Notice that the same application page is available at every single location within SharePoint. I didn't even have to activate the feature, because the physical file for the above URL is being shared under each of these locations. In fact, it is being served by the same physical file, so by editing that one file you change it everywhere within SharePoint. This behavior is different from site pages because editing a site page only changes it at the specified location. Also, running the page should present you the current trust level, as shown in Figure 7.

Figure 7. Current running trust level for the page

Also, note that the application page runs under the ASP.NET trust level of unrestricted. Therefore, if you're deploying custom application pages you should always think of securing them as well. In order to secure an application page, you have two choices. Either you can require the user to be a site collection administrator or you can specify an explicit permissions string necessary to access the application page.

In order to secure your application page and restrict its usage to only the site collection administrator, you need to make the following code changes.

  1. To secure the page itself, add the following code in the code behind of MyApplicationPage.aspx:

    protected override bool RequireSiteAdministrator
    {
      get
      {
        return true;
      }
    }

  2. In the elements.xml used to create the CustomAction, add the following attribute under the CustomAction element:

    RequireSiteAdministrator="true"

Now redeploying and reactivating your feature will give you an access denied if you try accessing the application page as a user who is not a site collection administrator. If, instead, you wanted to restrict using a permission string, you would have to overwrite the RightsRequired property in the code behind, and specify the rights attribute in the custom action element.

One other thing I'd like you to try before leaving this exercise is to deactivate the feature and retract a solution from Central Administration. Note that deactivating the feature successfully removes the custom action under site actions. Also, retracting the solution removes the application page from the file system. Interestingly, the site page in the content database and the relevant navigation bar link are not removed when the feature is deactivated or the solution is retracted. Therefore, to clean up the site page artifacts, you would have to write a custom feature receiver and override the feature deactivating event. Remember when I had mentioned, as a very rough rule of thumb, stuff that goes in the content database is left up to you to clean and stuff that goes on the file system is generally cleaned up for you?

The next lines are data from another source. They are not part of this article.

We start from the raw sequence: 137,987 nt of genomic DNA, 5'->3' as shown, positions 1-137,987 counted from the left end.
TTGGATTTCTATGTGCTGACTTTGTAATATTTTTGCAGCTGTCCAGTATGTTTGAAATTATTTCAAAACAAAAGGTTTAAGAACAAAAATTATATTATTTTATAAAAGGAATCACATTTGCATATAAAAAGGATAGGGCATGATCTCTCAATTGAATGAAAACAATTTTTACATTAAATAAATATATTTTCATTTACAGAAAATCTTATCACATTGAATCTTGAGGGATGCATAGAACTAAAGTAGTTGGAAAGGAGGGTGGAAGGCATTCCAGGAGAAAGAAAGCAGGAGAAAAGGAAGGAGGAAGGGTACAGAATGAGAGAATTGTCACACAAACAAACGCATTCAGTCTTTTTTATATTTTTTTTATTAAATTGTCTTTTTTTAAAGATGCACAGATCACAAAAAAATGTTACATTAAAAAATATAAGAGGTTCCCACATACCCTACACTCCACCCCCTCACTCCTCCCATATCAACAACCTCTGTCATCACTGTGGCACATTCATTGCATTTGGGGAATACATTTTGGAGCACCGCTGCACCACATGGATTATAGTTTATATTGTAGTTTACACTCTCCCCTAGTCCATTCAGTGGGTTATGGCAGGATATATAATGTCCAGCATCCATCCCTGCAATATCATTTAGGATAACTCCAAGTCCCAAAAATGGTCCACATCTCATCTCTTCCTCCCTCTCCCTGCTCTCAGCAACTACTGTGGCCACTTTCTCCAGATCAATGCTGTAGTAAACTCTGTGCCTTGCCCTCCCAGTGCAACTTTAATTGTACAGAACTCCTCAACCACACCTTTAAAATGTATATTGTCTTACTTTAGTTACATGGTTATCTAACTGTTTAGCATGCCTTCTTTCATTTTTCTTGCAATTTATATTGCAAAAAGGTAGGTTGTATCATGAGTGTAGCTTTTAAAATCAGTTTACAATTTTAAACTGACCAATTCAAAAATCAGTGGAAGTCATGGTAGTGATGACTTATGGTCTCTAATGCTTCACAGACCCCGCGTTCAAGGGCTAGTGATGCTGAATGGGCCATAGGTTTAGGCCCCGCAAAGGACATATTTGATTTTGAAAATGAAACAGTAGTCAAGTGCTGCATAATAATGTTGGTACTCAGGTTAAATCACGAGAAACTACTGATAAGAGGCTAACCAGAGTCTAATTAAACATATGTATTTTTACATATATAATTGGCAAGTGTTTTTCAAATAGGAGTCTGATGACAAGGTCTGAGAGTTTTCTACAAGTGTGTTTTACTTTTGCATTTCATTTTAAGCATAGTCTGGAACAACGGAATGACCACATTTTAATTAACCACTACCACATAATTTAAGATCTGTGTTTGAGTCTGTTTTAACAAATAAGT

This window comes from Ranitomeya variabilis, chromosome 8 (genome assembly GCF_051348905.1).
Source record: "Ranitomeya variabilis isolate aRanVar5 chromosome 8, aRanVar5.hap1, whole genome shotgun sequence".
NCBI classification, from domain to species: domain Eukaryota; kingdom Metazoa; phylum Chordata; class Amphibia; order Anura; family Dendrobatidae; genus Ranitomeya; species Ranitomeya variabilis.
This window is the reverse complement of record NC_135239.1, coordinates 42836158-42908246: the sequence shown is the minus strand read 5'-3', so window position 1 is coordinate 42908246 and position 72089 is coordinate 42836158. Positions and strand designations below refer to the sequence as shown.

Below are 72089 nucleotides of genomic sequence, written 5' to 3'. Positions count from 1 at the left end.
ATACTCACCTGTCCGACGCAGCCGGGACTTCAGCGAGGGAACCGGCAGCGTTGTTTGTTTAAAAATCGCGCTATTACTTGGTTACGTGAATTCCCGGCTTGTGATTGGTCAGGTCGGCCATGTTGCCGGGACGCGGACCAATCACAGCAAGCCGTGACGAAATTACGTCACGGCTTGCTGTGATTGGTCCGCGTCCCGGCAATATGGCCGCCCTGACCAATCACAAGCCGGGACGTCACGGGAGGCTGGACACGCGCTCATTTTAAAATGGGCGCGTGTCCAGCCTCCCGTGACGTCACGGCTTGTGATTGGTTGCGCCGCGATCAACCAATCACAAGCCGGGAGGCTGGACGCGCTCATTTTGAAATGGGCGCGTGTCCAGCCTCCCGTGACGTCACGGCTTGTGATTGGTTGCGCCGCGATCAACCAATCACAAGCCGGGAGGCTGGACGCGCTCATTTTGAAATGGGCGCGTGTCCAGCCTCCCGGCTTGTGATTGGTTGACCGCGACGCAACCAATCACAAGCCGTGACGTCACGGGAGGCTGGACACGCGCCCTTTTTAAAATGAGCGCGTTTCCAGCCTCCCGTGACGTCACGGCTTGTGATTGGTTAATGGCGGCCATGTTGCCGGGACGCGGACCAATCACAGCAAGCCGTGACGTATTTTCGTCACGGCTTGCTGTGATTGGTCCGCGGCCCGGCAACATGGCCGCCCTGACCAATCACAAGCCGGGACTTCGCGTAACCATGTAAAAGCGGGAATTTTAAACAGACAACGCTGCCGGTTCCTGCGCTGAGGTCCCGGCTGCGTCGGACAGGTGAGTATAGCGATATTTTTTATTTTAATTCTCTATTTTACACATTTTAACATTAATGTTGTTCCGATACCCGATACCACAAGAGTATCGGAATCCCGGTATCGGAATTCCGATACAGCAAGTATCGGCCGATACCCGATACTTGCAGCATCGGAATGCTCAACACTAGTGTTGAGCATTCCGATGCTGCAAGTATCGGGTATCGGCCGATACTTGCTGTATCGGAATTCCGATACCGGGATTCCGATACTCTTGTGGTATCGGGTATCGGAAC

The following list summarizes the major differences between an application page and a site page:

  • An application page is deployed to the file system and a SitePage is deployed to the content database.

  • An application page requires a farm solution and a SitePage can be deployed using a sandbox solution.

  • An application page is shared all across the web front end, but a SitePage is unique to its location.

  • A SitePage can be easily customized through SharePoint Designer, but an application page usually requires Visual Studio.

  • Custom application pages should be secured and PageParserPaths for site pages should be avoided.

  • Feature Receivers are necessary to clean up after a site page feature is deactivated. Application page artifacts are removed from the file system when the solution is retracted.

The obvious question here is what is an application page or site page good for? In which situation would you pick which? Application pages generally are great for administrative-like functions. For example, all the layouts pages (those that appear at _layouts URLs) are application pages that Microsoft wrote. You should never edit out of the box Microsoft pages or any other out of the box files for that matter. But if you wish to deploy custom application pages, your own folder in the layouts directory is the right place to deploy your custom application pages.

On the other hand, site pages are great for presenting content and functionality to the end user. They also easily adapt the look and feel using the default.master of your SharePoint web site. WebPart pages are special example of SitePages. These are simply SitePages with WebPartZones in them. The WebPart manager itself lives on the master page. Therefore, putting WebPartZones on a site page, allows you to create a page in which during feature activation, or at a later date you can put WebParts.

In the next section, I will cover writing the details of a WebPart and also deploy that WebPart using a site page that has WebPartZones.